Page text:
The Niners have much to improve upon. Specifically in this game, they played around all day inside the Bears’ 20 yard line, but could not punch it in to the end zone. They were 0/5 in redzone efficiency, and 0/2 in goal-to-go situations, including missing a chance to score a touchdown early in the first quarter, when they had the ball on 1st down at the Bears’ 9 yard line. They again were penalized too much – surrendering 53 yards on 8 penalties, and they failed to win the turnover battle. Nevertheless, there is a lot to build upon here, the team having gotten a good performance by the quarterback and o-line, a dominating defensive performance, improved run/pass balance, good time of possession and solid wide receiver play. For now, the Niners can enjoy this one, and try to go on something called a “winning streak” (you may have to look that one up for a definition) when they face off with Houston next Sunday.
- Trent Taylor had a solid game today, and I hope to see a lot more of that. This guy was a third down conversion machine, and made a handful of drive extending grabs in a variety of ways – short conversions, long conversions, tough catches, and by breakin’ some ankles and breakin’ away. Perhaps his best moment came on 3rd and 9 just before the 2 minute warning on the final drive, when he broke free on what appeared to be a deep slant, got that separation he is so famous for, and scampered for 33 yards.
- Marquise Goodwin has been separating himself from the rest of the receiving core as of late, and continued to add to his career best season with an 8 catch, 99 yard performance against the Bears.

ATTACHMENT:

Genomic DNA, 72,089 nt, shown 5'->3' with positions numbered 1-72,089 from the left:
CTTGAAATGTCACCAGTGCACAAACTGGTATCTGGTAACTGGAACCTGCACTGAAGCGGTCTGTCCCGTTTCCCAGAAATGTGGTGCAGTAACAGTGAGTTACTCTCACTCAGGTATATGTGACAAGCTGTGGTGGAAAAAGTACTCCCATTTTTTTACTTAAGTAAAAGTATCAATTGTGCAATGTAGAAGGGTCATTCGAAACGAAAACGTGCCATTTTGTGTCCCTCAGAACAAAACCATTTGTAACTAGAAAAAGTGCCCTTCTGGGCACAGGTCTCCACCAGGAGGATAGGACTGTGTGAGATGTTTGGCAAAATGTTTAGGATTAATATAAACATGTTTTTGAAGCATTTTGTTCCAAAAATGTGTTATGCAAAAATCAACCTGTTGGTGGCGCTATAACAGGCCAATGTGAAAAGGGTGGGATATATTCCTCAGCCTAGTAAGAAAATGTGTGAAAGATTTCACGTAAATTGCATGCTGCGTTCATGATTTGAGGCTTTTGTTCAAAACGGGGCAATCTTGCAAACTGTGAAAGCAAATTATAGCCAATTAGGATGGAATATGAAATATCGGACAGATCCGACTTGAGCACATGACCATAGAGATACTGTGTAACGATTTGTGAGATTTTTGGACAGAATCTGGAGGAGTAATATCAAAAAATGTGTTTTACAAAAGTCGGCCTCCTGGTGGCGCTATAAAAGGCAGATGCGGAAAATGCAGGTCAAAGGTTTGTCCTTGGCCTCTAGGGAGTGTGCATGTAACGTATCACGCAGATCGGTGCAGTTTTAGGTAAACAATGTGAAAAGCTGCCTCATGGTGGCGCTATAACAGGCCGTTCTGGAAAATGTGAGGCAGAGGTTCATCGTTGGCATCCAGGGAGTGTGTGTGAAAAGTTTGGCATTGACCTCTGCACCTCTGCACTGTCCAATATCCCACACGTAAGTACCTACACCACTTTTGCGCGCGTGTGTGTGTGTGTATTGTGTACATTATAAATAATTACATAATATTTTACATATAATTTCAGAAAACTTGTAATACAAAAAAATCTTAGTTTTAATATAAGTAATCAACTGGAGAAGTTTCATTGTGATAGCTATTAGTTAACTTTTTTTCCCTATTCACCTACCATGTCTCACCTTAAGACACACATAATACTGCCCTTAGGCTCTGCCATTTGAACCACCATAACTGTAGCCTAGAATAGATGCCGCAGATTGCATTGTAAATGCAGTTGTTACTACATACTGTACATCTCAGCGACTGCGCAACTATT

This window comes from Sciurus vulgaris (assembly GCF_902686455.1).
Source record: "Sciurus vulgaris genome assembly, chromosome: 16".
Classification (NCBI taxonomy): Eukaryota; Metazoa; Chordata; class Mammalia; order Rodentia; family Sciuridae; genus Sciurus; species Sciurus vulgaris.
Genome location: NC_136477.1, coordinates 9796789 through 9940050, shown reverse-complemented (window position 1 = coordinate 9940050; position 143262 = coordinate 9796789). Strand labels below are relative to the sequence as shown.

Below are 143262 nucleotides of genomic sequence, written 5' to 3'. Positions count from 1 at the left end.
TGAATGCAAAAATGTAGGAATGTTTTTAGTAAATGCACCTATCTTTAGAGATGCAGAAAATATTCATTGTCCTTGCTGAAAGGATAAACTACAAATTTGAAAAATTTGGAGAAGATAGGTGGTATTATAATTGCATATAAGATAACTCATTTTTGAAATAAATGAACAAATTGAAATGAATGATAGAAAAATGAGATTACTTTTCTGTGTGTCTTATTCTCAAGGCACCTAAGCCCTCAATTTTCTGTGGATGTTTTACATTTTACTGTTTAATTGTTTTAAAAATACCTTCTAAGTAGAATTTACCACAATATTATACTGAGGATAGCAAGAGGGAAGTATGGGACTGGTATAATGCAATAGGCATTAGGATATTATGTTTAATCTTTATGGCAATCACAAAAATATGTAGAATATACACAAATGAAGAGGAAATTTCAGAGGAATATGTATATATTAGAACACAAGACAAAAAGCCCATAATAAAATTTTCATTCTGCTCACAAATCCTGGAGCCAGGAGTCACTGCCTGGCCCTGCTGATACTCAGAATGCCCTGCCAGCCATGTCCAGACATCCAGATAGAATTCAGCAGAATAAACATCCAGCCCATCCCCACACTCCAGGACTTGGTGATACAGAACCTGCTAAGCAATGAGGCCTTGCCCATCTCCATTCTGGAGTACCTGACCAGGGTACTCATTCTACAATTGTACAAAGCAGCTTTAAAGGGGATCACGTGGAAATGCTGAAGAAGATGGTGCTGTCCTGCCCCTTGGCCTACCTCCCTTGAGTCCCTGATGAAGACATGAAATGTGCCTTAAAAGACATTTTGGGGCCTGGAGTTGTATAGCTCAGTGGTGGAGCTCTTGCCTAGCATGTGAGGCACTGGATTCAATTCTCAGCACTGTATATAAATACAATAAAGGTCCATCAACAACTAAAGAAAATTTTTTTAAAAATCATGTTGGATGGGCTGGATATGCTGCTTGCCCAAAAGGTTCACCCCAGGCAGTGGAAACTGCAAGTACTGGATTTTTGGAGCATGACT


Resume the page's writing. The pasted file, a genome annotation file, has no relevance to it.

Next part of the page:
- Reuben Foster continued his month of dominating play, leading all 49ers tacklers with 7 stops.
- We’ll give the Special Teams, usually solid this year, a pass on that ridiculous punt return for a touchdown by rookie Tarik Cohen, who ran backwards and across the field for 15 yards, before doubling back across the field and streaking up the left sideline for a touchdown. I only saw the play from one angle, but all I could hear was my special teams coach in high school screaming “stay in your lanes!!!!!” to the punt coverage unit. This had to be a case of the coverage team losing integrity in their lanes, and I don’t expect it to be an ongoing issue.
Congratulations: The NFL and its non-Niners fans can no longer ignore, deny or make excuses for the extreme dope-ness that is the “Inconvenient Truth”
- Y’all know who I’m talking about. Congratulations to Frank Gore for cracking the top 5 all-time rushing leader-board today. Perhaps my all-time favorite 49er, there is nothing I could say about Frankie that has not been said, or wouldn’t just sound like a cliché – though it would all be true. Character, Strength, Power, Durability, Heart. He has an alien-like ability to see holes before they open (and then somehow actually shrink his physical size to get through them), patience that would make Le’Veon Bell jealous, tree trunk legs that bowl over anybody in his path – and good luck getting through him to sack his quarterback. He was a hall-of-famer last year, and this just cements it. Repeat after me: With the Super Bowl on the line, we don’t throw fades to Michael Crabtree, we hand the ball to Frank Gore.